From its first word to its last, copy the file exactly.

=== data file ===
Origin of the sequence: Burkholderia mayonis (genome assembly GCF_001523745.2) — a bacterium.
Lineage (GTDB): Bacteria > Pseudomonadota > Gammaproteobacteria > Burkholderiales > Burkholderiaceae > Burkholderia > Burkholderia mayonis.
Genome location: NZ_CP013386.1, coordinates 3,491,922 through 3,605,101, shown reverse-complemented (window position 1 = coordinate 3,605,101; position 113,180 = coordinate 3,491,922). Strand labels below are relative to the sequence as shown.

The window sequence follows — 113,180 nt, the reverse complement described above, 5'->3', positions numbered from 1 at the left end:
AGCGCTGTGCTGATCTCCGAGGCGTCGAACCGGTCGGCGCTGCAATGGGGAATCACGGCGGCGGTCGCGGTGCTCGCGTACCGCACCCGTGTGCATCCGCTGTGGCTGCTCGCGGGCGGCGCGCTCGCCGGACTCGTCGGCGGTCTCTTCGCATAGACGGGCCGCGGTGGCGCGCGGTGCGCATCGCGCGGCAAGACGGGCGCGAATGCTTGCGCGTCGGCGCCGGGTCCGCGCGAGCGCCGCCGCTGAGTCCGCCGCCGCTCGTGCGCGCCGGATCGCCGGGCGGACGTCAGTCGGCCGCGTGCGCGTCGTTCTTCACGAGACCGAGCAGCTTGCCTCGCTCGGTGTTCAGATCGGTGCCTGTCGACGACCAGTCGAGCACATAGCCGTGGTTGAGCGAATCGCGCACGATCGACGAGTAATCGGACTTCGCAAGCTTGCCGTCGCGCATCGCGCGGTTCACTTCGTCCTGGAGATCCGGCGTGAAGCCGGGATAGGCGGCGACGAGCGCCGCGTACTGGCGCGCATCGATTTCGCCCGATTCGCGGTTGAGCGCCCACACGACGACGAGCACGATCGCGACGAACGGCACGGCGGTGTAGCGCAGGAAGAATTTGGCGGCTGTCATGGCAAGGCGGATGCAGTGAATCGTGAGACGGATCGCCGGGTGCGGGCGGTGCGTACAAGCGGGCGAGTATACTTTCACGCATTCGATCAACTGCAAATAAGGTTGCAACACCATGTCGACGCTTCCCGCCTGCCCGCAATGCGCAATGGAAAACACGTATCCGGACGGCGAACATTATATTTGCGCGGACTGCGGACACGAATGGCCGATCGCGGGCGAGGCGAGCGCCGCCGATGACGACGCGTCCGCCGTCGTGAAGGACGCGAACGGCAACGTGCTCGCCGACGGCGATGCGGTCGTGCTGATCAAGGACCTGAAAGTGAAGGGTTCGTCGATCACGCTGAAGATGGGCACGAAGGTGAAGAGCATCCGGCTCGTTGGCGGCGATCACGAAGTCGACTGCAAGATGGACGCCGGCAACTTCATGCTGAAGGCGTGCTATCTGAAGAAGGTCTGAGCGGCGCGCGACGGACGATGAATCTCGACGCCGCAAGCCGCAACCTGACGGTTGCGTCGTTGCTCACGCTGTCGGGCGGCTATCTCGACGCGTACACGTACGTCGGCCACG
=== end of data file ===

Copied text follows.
Origin of the sequence: Burkholderia mayonis (genome assembly GCF_001523745.2) — a bacterium.
Lineage (GTDB): Bacteria > Pseudomonadota > Gammaproteobacteria > Burkholderiales > Burkholderiaceae > Burkholderia > Burkholderia mayonis.
Genome location: NZ_CP013386.1, coordinates 3,491,922 through 3,605,101, shown reverse-complemented (window position 1 = coordinate 3,605,101; position 113,180 = coordinate 3,491,922). Strand labels below are relative to the sequence as shown.

The window sequence follows — 113,180 nt, the reverse complement described above, 5'->3', positions numbered from 1 at the left end:
AGCGCTGTGCTGATCTCCGAGGCGTCGAACCGGTCGGCGCTGCAATGGGGAATCACGGCGGCGGTCGCGGTGCTCGCGTACCGCACCCGTGTGCATCCGCTGTGGCTGCTCGCGGGCGGCGCGCTCGCCGGACTCGTCGGCGGTCTCTTCGCATAGACGGGCCGCGGTGGCGCGCGGTGCGCATCGCGCGGCAAGACGGGCGCGAATGCTTGCGCGTCGGCGCCGGGTCCGCGCGAGCGCCGCCGCTGAGTCCGCCGCCGCTCGTGCGCGCCGGATCGCCGGGCGGACGTCAGTCGGCCGCGTGCGCGTCGTTCTTCACGAGACCGAGCAGCTTGCCTCGCTCGGTGTTCAGATCGGTGCCTGTCGACGACCAGTCGAGCACATAGCCGTGGTTGAGCGAATCGCGCACGATCGACGAGTAATCGGACTTCGCAAGCTTGCCGTCGCGCATCGCGCGGTTCACTTCGTCCTGGAGATCCGGCGTGAAGCCGGGATAGGCGGCGACGAGCGCCGCGTACTGGCGCGCATCGATTTCGCCCGATTCGCGGTTGAGCGCCCACACGACGACGAGCACGATCGCGACGAACGGCACGGCGGTGTAGCGCAGGAAGAATTTGGCGGCTGTCATGGCAAGGCGGATGCAGTGAATCGTGAGACGGATCGCCGGGTGCGGGCGGTGCGTACAAGCGGGCGAGTATACTTTCACGCATTCGATCAACTGCAAATAAGGTTGCAACACCATGTCGACGCTTCCCGCCTGCCCGCAATGCGCAATGGAAAACACGTATCCGGACGGCGAACATTATATTTGCGCGGACTGCGGACACGAATGGCCGATCGCGGGCGAGGCGAGCGCCGCCGATGACGACGCGTCCGCCGTCGTGAAGGACGCGAACGGCAACGTGCTCGCCGACGGCGATGCGGTCGTGCTGATCAAGGACCTGAAAGTGAAGGGTTCGTCGATCACGCTGAAGATGGGCACGAAGGTGAAGAGCATCCGGCTCGTTGGCGGCGATCACGAAGTCGACTGCAAGATGGACGCCGGCAACTTCATGCTGAAGGCGTGCTATCTGAAGAAGGTCTGAGCGGCGCGCGACGGACGATGAATCTCGACGCCGCAAGCCGCAACCTGACGGTTGCGTCGTTGCTCACGCTGTCGGGCGGCTATCTCGACGCGTACACGTACGTCGGCCACG